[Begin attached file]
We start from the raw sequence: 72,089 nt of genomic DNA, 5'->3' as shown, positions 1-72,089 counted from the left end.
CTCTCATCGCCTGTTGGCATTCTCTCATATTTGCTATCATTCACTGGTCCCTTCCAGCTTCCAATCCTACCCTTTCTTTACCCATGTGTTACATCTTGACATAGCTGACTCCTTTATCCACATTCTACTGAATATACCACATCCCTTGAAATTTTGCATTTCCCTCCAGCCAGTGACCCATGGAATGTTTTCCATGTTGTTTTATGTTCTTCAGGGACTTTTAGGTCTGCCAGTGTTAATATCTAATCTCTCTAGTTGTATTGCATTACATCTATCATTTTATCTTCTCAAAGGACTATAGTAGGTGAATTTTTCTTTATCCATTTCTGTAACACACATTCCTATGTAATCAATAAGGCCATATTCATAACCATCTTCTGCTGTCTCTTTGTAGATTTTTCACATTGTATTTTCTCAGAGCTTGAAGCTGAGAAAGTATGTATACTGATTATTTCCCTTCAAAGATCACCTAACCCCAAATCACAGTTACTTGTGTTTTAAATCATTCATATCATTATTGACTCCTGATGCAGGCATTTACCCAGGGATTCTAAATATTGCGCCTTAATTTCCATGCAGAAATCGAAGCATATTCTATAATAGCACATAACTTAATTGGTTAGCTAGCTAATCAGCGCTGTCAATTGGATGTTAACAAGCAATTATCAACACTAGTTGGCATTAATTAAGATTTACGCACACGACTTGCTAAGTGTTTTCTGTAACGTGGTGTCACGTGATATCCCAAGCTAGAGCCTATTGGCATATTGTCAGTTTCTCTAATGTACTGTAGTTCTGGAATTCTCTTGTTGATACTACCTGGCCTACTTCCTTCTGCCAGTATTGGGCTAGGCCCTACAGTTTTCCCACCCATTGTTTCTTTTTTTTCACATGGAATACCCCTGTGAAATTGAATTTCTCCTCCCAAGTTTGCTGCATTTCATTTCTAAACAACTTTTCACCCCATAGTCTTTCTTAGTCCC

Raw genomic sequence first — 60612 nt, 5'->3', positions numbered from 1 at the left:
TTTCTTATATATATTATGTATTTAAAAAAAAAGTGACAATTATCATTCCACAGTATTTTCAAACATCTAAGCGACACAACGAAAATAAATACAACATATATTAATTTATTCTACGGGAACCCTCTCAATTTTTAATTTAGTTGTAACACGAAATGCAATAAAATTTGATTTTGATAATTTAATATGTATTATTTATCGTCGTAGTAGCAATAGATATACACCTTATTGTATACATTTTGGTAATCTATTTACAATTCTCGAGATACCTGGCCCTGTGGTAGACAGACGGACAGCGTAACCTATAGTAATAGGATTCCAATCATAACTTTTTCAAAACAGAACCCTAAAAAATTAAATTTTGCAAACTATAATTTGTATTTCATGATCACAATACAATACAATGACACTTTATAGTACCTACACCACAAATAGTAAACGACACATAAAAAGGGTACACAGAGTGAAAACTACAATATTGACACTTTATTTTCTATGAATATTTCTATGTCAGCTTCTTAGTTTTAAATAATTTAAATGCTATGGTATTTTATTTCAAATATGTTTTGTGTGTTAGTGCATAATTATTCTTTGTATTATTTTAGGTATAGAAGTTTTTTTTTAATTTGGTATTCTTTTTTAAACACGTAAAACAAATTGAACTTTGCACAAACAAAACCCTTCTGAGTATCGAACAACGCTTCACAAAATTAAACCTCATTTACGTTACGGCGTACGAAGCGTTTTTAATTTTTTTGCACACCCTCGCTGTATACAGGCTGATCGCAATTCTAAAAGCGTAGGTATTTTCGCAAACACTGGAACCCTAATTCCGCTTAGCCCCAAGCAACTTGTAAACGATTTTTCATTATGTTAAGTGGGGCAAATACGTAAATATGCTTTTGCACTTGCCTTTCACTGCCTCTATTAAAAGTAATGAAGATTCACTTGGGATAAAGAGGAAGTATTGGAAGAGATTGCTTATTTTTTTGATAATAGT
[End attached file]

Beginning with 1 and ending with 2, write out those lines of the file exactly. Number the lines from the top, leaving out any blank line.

We start from the raw sequence: 72,089 nt of genomic DNA, 5'->3' as shown, positions 1-72,089 counted from the left end.
CTCTCATCGCCTGTTGGCATTCTCTCATATTTGCTATCATTCACTGGTCCCTTCCAGCTTCCAATCCTACCCTTTCTTTACCCATGTGTTACATCTTGACATAGCTGACTCCTTTATCCACATTCTACTGAATATACCACATCCCTTGAAATTTTGCATTTCCCTCCAGCCAGTGACCCATGGAATGTTTTCCATGTTGTTTTATGTTCTTCAGGGACTTTTAGGTCTGCCAGTGTTAATATCTAATCTCTCTAGTTGTATTGCATTACATCTATCATTTTATCTTCTCAAAGGACTATAGTAGGTGAATTTTTCTTTATCCATTTCTGTAACACACATTCCTATGTAATCAATAAGGCCATATTCATAACCATCTTCTGCTGTCTCTTTGTAGATTTTTCACATTGTATTTTCTCAGAGCTTGAAGCTGAGAAAGTATGTATACTGATTATTTCCCTTCAAAGATCACCTAACCCCAAATCACAGTTACTTGTGTTTTAAATCATTCATATCATTATTGACTCCTGATGCAGGCATTTACCCAGGGATTCTAAATATTGCGCCTTAATTTCCATGCAGAAATCGAAGCATATTCTATAATAGCACATAACTTAATTGGTTAGCTAGCTAATCAGCGCTGTCAATTGGATGTTAACAAGCAATTATCAACACTAGTTGGCATTAATTAAGATTTACGCACACGACTTGCTAAGTGTTTTCTGTAACGTGGTGTCACGTGATATCCCAAGCTAGAGCCTATTGGCATATTGTCAGTTTCTCTAATGTACTGTAGTTCTGGAATTCTCTTGTTGATACTACCTGGCCTACTTCCTTCTGCCAGTATTGGGCTAGGCCCTACAGTTTTCCCACCCATTGTTTCTTTTTTTTCACATGGAATACCCCTGTGAAATTGAATTTCTCCTCCCAAGTTTGCTGCATTTCATTTCTAAACAACTTTTCACCCCATAGTCTTTCTTAGTCCC